Second, the state is incorrect in its contention that the trial court correctly declined to give defendant's requested instructions because there was no evidence that Billick was assisted by Scott in assaulting defendant before the stabbing. Again, in evaluating whether the trial court should have given a requested jury instruction, we view the evidence in the light most favorable to the giving of the instruction. See Wolf, 260 Or.App. at 416-17, 317 P.3d 377. In this case, defendant testified that Billick assaulted him with Scott's help before the stabbing. Specifically, defendant testified that Billick and Scott both faced him, Scott told defendant that they were going to knock him out, Billick hit defendant very hard with a "series of great punches," and Scott became involved in the assault, hitting defendant in the back of the head. It was only after those events, according to defendant's testimony, that defendant, afraid for his life, reached for his knife. Thus, viewing the evidence in the light most favorable to the giving of the requested instruction, there was evidence that both Billick and Scott participated in assaulting defendant before the stabbing occurred. In other words, contrary to the state's contention, there was evidence from which defendant could have reasonably believed that both Billick and Scott were committing or attempting to commit a felony involving the use or threatened imminent use of physical force against defendant. See ORS 163.165(1)(e) (defining third-degree assault, committed with the aid of another person actually present, as a felony).
Finally, the state contends that we should not reverse defendant's conviction because "defendant could not possibly have been prejudiced by the trial court's decision not to give" the requested instructions because they "would have provided an additional limitation on his right to use self-defense." (Emphasis in original.) See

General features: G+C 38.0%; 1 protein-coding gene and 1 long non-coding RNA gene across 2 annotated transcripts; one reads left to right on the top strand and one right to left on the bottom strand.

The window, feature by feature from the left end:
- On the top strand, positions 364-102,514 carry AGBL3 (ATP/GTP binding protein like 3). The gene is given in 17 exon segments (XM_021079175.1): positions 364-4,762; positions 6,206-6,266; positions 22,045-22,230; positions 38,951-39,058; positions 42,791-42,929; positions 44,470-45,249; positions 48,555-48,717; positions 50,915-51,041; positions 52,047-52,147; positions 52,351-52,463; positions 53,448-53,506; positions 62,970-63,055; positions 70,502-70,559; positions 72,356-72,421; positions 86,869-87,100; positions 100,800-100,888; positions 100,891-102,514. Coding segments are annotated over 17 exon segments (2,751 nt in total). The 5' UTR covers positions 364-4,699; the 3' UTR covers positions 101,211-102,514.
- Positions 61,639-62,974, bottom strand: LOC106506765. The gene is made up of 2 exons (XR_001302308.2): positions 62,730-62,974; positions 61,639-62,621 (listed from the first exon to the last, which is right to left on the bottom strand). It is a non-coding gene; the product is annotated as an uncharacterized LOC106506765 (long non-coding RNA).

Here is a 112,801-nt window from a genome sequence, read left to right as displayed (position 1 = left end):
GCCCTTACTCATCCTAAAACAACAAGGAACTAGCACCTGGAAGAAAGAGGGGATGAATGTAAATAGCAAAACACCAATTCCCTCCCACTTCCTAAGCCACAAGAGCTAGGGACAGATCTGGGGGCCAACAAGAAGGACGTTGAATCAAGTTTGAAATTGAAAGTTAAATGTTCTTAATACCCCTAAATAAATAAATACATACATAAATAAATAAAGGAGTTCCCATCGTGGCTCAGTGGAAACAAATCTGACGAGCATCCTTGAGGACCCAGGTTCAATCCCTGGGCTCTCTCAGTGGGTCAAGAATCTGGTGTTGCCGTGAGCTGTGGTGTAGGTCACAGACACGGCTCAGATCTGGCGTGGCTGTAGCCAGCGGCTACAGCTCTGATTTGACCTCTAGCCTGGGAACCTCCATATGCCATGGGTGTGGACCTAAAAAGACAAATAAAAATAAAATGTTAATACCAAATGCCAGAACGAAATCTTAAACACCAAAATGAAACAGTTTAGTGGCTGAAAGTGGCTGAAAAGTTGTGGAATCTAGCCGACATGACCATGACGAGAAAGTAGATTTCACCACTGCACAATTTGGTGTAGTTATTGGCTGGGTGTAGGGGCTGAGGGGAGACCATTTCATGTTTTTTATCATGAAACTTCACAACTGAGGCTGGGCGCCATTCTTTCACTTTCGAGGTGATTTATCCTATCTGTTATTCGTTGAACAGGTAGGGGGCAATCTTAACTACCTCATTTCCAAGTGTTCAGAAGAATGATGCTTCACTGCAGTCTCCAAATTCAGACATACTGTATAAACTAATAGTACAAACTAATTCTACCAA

First, the instruction, though phrased in the form of a limitation, also informed the jury under what circumstances the use of deadly force is permissible. And the circumstances under which the instruction explains that deadly force is permissible are consistent with defendant's testimony regarding the events leading to the stabbing in this case.
Furthermore, the state took the position that defendant had used deadly force against Billick, and that the use of that force was not permissible under the circumstances. The state suggested, in its examination of witnesses,
Conviction on Count 1 reversed and remanded; otherwise affirmed.
In this case, defendant was charged with causing physical injury by means of a dangerous weapon.
The second part of those requested instructions, the special instruction, elaborates on some of the information given in UCrJI 1108. Specifically, it tells the jury two things: (1) that the crime of assault is within the category of crimes that involve "the use or threatened imminent use of physical force against a person" referred to in UCrJI 1108, and (2) that the crime of assault is a felony, as required under UCrJI 1108, in circumstances when it is committed by two people together. That clarification of UCrJI 1108, specific to the circumstances presented in this case, was a correct statement of the law.